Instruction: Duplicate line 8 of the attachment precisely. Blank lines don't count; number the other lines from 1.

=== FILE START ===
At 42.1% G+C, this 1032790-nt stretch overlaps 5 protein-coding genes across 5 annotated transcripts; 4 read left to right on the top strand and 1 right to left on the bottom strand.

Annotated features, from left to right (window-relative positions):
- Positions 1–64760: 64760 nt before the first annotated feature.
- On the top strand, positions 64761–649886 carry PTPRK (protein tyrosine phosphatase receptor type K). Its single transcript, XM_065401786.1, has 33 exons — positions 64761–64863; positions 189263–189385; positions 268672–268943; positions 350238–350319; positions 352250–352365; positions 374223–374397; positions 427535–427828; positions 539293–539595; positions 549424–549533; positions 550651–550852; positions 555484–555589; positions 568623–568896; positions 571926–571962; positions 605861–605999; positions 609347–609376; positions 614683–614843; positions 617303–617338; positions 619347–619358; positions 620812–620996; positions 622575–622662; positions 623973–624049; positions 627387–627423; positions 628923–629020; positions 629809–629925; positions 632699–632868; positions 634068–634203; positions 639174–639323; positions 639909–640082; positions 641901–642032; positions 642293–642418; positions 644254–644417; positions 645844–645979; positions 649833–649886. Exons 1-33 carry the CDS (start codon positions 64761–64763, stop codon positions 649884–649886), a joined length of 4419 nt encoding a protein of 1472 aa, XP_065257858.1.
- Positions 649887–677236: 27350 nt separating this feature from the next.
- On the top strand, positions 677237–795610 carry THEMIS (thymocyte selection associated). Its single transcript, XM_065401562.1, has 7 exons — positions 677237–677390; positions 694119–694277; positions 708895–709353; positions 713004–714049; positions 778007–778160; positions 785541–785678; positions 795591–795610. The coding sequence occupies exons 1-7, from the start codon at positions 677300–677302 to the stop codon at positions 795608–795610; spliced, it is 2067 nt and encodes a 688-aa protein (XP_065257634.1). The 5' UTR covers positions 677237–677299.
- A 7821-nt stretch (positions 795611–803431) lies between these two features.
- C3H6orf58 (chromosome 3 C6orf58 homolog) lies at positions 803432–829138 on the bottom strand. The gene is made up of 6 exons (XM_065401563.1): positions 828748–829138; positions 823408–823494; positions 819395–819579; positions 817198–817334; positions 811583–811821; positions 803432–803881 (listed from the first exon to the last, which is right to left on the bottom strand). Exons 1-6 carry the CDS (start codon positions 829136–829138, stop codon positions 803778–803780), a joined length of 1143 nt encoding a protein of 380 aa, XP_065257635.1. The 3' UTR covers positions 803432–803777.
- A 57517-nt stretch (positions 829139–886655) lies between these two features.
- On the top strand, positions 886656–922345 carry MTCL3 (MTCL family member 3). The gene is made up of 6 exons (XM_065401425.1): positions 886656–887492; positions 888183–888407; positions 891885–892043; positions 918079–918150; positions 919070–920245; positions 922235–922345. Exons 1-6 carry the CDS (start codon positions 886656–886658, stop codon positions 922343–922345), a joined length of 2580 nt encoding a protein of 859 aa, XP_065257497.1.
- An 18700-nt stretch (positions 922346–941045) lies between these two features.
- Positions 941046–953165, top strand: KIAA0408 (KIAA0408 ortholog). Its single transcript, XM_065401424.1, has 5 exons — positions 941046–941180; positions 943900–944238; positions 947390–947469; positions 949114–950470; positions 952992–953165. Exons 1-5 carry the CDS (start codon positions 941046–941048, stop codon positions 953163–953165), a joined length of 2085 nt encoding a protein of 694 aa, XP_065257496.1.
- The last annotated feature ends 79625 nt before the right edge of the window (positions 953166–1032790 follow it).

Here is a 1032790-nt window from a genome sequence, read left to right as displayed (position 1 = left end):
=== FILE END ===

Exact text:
- C3H6orf58 (chromosome 3 C6orf58 homolog) lies at positions 803432–829138 on the bottom strand. The gene is made up of 6 exons (XM_065401563.1): positions 828748–829138; positions 823408–823494; positions 819395–819579; positions 817198–817334; positions 811583–811821; positions 803432–803881 (listed from the first exon to the last, which is right to left on the bottom strand). Exons 1-6 carry the CDS (start codon positions 829136–829138, stop codon positions 803778–803780), a joined length of 1143 nt encoding a protein of 380 aa, XP_065257635.1. The 3' UTR covers positions 803432–803777.